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Egypt is about to pass into law a bill that dismisses civil servants whose names are placed on terrorism lists based on judicial rulings or were involved in violent crimes or murder.

Parliamentary sources said on Sunday that Egypt’s legislature has already drafted the new law, but is waiting to pass it during a new session.

“Parliament, in collaboration with the Central Authority for Organization and Administration (CAOA) and other security apparatuses, is currently preparing a database which includes the names of members of the Muslim Brotherhood and other militant groups,” the sources said.

The sources said that any employee assuming public or parliamentary post is proved to be affiliated to terrorists groups, would be directly referred to court and would be taken to trial and punished accordingly.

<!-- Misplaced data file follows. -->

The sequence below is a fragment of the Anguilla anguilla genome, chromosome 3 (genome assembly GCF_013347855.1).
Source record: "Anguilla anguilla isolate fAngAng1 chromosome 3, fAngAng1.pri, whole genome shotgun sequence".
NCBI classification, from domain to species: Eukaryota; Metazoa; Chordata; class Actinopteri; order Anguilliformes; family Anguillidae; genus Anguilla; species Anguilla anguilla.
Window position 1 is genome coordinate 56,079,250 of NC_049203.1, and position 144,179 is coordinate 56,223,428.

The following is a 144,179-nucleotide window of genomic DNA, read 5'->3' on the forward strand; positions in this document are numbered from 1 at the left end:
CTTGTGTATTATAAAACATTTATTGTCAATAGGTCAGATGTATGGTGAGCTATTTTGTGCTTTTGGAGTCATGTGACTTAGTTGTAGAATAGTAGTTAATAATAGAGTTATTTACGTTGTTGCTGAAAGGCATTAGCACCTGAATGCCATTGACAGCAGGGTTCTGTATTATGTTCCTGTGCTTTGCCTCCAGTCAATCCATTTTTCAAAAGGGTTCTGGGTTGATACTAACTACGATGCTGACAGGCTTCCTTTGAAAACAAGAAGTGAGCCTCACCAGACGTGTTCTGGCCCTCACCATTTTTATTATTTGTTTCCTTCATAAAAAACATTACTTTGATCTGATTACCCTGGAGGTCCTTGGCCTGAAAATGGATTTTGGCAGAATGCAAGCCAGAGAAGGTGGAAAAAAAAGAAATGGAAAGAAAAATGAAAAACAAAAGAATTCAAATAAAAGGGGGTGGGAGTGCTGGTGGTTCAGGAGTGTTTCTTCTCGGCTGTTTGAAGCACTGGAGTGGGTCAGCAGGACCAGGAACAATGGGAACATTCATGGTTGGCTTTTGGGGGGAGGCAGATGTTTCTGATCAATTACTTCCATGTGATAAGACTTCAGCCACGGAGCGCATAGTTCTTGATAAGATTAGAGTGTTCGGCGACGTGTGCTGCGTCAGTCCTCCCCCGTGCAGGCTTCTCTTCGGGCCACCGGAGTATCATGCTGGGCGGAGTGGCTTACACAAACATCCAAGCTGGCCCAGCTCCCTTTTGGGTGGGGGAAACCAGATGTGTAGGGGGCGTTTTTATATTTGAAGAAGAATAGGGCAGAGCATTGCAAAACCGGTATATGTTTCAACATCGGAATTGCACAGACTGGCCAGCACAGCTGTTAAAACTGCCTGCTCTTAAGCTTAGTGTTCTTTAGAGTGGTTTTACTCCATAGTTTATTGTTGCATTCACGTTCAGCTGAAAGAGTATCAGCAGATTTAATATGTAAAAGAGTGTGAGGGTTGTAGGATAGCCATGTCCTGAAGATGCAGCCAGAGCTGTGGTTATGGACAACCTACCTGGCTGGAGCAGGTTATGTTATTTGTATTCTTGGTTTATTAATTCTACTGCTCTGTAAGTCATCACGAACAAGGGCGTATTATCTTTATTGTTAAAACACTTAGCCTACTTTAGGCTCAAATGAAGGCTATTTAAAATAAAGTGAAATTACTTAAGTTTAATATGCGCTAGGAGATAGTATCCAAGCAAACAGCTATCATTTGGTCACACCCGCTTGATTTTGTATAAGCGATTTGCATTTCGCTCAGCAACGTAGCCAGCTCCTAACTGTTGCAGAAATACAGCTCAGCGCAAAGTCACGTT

Investigative officials said that around 5,000 employees from the “Muslim Brotherhood” currently hold civil servant posts, including some with leading positions.

However, the presence of other employees who are spreading ideologies of ISIS or are affiliated to terrorist groups such as Sinai Province are not yet controlled in the absence of official data to reveal their actual numbers.

In Sinai, the most dominating extremist organization is Ansar Bait al-Maqdis, which pledged allegiance to Abu Bakr al-Baghdadi in 2014 and called itself Sinai Province. The terrorist group is also known as the “Sinai ISIS.”

Lately, 870 people were arrested for being affiliated with Sinai Province, including civil servants.

For his part, a source at the CAOA, tasked with setting databases of government employees in Egypt, said on Sunday that “preparing a database of employees whose names were placed on terrorism lists aims to achieve stability, to crush terrorist groups and their extremist ideologies, and to uproot the Muslim Brotherhood.”